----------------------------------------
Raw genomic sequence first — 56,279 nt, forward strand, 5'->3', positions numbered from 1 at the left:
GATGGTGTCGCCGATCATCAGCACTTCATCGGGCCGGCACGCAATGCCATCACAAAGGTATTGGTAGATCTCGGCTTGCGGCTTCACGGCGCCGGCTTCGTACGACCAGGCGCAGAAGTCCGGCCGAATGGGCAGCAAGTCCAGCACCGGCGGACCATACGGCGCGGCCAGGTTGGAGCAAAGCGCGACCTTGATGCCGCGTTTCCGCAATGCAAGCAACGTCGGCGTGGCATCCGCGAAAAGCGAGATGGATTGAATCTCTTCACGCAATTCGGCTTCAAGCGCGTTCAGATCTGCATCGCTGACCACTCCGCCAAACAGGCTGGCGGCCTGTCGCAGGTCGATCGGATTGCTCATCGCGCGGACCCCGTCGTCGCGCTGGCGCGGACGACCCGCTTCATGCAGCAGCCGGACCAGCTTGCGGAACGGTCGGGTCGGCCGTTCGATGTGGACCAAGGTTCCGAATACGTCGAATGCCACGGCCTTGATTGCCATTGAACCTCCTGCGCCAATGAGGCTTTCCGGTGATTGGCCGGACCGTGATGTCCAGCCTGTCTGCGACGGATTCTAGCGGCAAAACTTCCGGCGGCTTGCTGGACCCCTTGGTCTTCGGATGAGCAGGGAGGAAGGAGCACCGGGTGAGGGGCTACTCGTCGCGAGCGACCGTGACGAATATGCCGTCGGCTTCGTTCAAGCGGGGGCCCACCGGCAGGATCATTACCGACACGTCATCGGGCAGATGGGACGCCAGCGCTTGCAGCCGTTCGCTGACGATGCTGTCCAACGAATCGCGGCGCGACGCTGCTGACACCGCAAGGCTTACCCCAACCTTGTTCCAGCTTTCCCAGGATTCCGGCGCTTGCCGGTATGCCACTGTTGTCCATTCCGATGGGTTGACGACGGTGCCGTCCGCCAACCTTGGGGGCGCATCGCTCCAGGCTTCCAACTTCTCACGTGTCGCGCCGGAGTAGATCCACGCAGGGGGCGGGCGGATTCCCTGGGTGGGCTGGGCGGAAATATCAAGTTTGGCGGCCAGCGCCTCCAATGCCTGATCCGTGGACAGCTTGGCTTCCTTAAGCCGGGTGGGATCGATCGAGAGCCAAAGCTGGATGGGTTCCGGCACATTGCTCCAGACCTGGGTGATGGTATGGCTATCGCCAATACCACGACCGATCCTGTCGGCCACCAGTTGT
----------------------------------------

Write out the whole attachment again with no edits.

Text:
Raw genomic sequence first — 56,279 nt, forward strand, 5'->3', positions numbered from 1 at the left:
GATGGTGTCGCCGATCATCAGCACTTCATCGGGCCGGCACGCAATGCCATCACAAAGGTATTGGTAGATCTCGGCTTGCGGCTTCACGGCGCCGGCTTCGTACGACCAGGCGCAGAAGTCCGGCCGAATGGGCAGCAAGTCCAGCACCGGCGGACCATACGGCGCGGCCAGGTTGGAGCAAAGCGCGACCTTGATGCCGCGTTTCCGCAATGCAAGCAACGTCGGCGTGGCATCCGCGAAAAGCGAGATGGATTGAATCTCTTCACGCAATTCGGCTTCAAGCGCGTTCAGATCTGCATCGCTGACCACTCCGCCAAACAGGCTGGCGGCCTGTCGCAGGTCGATCGGATTGCTCATCGCGCGGACCCCGTCGTCGCGCTGGCGCGGACGACCCGCTTCATGCAGCAGCCGGACCAGCTTGCGGAACGGTCGGGTCGGCCGTTCGATGTGGACCAAGGTTCCGAATACGTCGAATGCCACGGCCTTGATTGCCATTGAACCTCCTGCGCCAATGAGGCTTTCCGGTGATTGGCCGGACCGTGATGTCCAGCCTGTCTGCGACGGATTCTAGCGGCAAAACTTCCGGCGGCTTGCTGGACCCCTTGGTCTTCGGATGAGCAGGGAGGAAGGAGCACCGGGTGAGGGGCTACTCGTCGCGAGCGACCGTGACGAATATGCCGTCGGCTTCGTTCAAGCGGGGGCCCACCGGCAGGATCATTACCGACACGTCATCGGGCAGATGGGACGCCAGCGCTTGCAGCCGTTCGCTGACGATGCTGTCCAACGAATCGCGGCGCGACGCTGCTGACACCGCAAGGCTTACCCCAACCTTGTTCCAGCTTTCCCAGGATTCCGGCGCTTGCCGGTATGCCACTGTTGTCCATTCCGATGGGTTGACGACGGTGCCGTCCGCCAACCTTGGGGGCGCATCGCTCCAGGCTTCCAACTTCTCACGTGTCGCGCCGGAGTAGATCCACGCAGGGGGCGGGCGGATTCCCTGGGTGGGCTGGGCGGAAATATCAAGTTTGGCGGCCAGCGCCTCCAATGCCTGATCCGTGGACAGCTTGGCTTCCTTAAGCCGGGTGGGATCGATCGAGAGCCAAAGCTGGATGGGTTCCGGCACATTGCTCCAGACCTGGGTGATGGTATGGCTATCGCCAATACCACGACCGATCCTGTCGGCCACCAGTTGT